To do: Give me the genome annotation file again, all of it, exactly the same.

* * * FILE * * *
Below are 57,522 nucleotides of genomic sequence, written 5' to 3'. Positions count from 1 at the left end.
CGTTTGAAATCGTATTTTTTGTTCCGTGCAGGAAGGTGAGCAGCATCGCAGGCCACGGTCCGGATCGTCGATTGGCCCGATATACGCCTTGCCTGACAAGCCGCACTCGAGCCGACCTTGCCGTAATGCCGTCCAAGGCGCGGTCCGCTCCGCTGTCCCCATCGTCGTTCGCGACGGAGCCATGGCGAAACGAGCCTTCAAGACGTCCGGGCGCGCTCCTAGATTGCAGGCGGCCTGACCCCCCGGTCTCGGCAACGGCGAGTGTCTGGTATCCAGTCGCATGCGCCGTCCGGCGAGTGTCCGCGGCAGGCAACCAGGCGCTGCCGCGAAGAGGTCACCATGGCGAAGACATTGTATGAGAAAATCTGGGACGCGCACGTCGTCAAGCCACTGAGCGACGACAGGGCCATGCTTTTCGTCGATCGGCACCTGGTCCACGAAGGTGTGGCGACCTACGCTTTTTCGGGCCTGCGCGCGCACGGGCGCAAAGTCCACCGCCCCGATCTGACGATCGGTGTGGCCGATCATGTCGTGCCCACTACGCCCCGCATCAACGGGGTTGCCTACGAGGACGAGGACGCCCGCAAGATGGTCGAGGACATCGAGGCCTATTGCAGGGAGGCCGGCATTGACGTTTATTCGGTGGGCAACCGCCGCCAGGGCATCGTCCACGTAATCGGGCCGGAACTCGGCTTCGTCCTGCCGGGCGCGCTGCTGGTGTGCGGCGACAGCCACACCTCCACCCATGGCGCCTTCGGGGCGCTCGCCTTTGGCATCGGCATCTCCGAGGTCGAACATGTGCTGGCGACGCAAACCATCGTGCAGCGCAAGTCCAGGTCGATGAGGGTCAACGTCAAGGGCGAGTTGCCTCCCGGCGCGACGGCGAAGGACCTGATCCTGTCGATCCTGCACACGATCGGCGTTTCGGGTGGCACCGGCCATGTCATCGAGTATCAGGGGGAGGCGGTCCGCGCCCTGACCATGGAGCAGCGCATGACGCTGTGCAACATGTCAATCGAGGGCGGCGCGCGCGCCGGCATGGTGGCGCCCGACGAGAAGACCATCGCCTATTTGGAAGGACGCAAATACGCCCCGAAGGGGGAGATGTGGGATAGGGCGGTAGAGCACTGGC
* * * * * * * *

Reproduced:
Below are 57,522 nucleotides of genomic sequence, written 5' to 3'. Positions count from 1 at the left end.
CGTTTGAAATCGTATTTTTTGTTCCGTGCAGGAAGGTGAGCAGCATCGCAGGCCACGGTCCGGATCGTCGATTGGCCCGATATACGCCTTGCCTGACAAGCCGCACTCGAGCCGACCTTGCCGTAATGCCGTCCAAGGCGCGGTCCGCTCCGCTGTCCCCATCGTCGTTCGCGACGGAGCCATGGCGAAACGAGCCTTCAAGACGTCCGGGCGCGCTCCTAGATTGCAGGCGGCCTGACCCCCCGGTCTCGGCAACGGCGAGTGTCTGGTATCCAGTCGCATGCGCCGTCCGGCGAGTGTCCGCGGCAGGCAACCAGGCGCTGCCGCGAAGAGGTCACCATGGCGAAGACATTGTATGAGAAAATCTGGGACGCGCACGTCGTCAAGCCACTGAGCGACGACAGGGCCATGCTTTTCGTCGATCGGCACCTGGTCCACGAAGGTGTGGCGACCTACGCTTTTTCGGGCCTGCGCGCGCACGGGCGCAAAGTCCACCGCCCCGATCTGACGATCGGTGTGGCCGATCATGTCGTGCCCACTACGCCCCGCATCAACGGGGTTGCCTACGAGGACGAGGACGCCCGCAAGATGGTCGAGGACATCGAGGCCTATTGCAGGGAGGCCGGCATTGACGTTTATTCGGTGGGCAACCGCCGCCAGGGCATCGTCCACGTAATCGGGCCGGAACTCGGCTTCGTCCTGCCGGGCGCGCTGCTGGTGTGCGGCGACAGCCACACCTCCACCCATGGCGCCTTCGGGGCGCTCGCCTTTGGCATCGGCATCTCCGAGGTCGAACATGTGCTGGCGACGCAAACCATCGTGCAGCGCAAGTCCAGGTCGATGAGGGTCAACGTCAAGGGCGAGTTGCCTCCCGGCGCGACGGCGAAGGACCTGATCCTGTCGATCCTGCACACGATCGGCGTTTCGGGTGGCACCGGCCATGTCATCGAGTATCAGGGGGAGGCGGTCCGCGCCCTGACCATGGAGCAGCGCATGACGCTGTGCAACATGTCAATCGAGGGCGGCGCGCGCGCCGGCATGGTGGCGCCCGACGAGAAGACCATCGCCTATTTGGAAGGACGCAAATACGCCCCGAAGGGGGAGATGTGGGATAGGGCGGTAGAGCACTGGC